The department video conference (VC) hadn’t gone well. They were well practised at VCs across their two sites but they’d forgotten to apply the team norms they’d worked so hard on.

Apparently, they’d been forgetting them for a while.

Proposing a solution to her boss George, so that the next one would be better; she didn’t expect his defensiveness and anger.

Hidden Gifts in Conflict

Whilst she’d handled the conversation well, she was very curious when I told her she’d missed a gift…and couldn’t see what that could be.

She replayed the difficult conversation:

She’d started with a great opening line:

“We didn’t achieve as much as we would normally do in today’s departmental VC between our two sites. Why was that?”

There was some good-natured philosophical discussion until the pattern changed, with George’s angry accusation:

“You were the most experienced in your VC room, why didn’t you do something?”

We paused. She looked at me intently.

“Where’s the hidden gift in that sentence?”

In the first sparks of conflict, mediators are trained to look for gifts – and they are always well hidden.

A classic example is: “You have no idea what it’s like to work here”. You can claim this gift by responding: “I want to have an idea what it’s like to work there. Tell me more”

Claiming a gift surprises the person who offered it and always leads you to a better conversation.

The hidden gift in this conflict

Returning to our leader – the hidden gift was the compliment from their boss,

“You were the most experienced in your VC room”.

They could claim that gift by responding:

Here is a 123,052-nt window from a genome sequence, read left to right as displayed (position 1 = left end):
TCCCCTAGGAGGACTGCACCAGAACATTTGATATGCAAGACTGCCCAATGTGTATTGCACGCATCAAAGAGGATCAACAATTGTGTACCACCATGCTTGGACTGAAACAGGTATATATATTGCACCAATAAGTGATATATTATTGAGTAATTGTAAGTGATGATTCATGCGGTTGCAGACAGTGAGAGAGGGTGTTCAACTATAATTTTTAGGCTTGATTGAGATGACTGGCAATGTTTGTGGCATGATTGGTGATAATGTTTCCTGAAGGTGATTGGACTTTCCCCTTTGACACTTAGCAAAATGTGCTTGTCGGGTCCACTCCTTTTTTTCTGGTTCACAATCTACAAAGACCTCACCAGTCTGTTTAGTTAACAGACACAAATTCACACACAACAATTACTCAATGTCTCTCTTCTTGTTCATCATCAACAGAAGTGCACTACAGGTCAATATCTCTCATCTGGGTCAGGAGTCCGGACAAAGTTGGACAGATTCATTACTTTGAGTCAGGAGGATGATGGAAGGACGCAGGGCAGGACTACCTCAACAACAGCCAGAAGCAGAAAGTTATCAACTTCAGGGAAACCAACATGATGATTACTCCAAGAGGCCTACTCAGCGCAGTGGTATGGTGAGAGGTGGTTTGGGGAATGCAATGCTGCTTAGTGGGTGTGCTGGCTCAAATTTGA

“I’m so pleased you see me as the most experienced in that VC room. Thank you.”

In conflict, the chances are that the recipient – George in this case – would be wrong-footed in a good way by that unexpected response.

With some control over conversation, why not be brave enough to find out more with a question like “What could we do differently?”.

This would be the perfect point to then push forward in a constructive way. You wouldn’t have wanted to say this before, but now that you have some control over the conversation, why not be brave enough to find out more with a question like:

“What could we do differently?”

Is it too late?

Even in the statements above, you can see the dangerous spark handled, extinguished, and the tone changing to a more positive one where people could listen to each other and solutions could be found.

And the chances are it isn’t too late to go back to someone to replay one of their sentences to them, claim the hidden gift, and continue the conversation in a different direction.
She did this and reported back that George then himself suggested that they needed to go back to the VC norms they’d all agreed months ago, and they were able to commit to enforcing them again together, with George and her in different VC rooms.
She said

“And because it came from him, rather than me, he’s properly committed to it this time.”

Want more?

If you’re interested in advanced conflict skills, or influencing skills, then check out our articles or ask us about red10 ‘s masterclasses.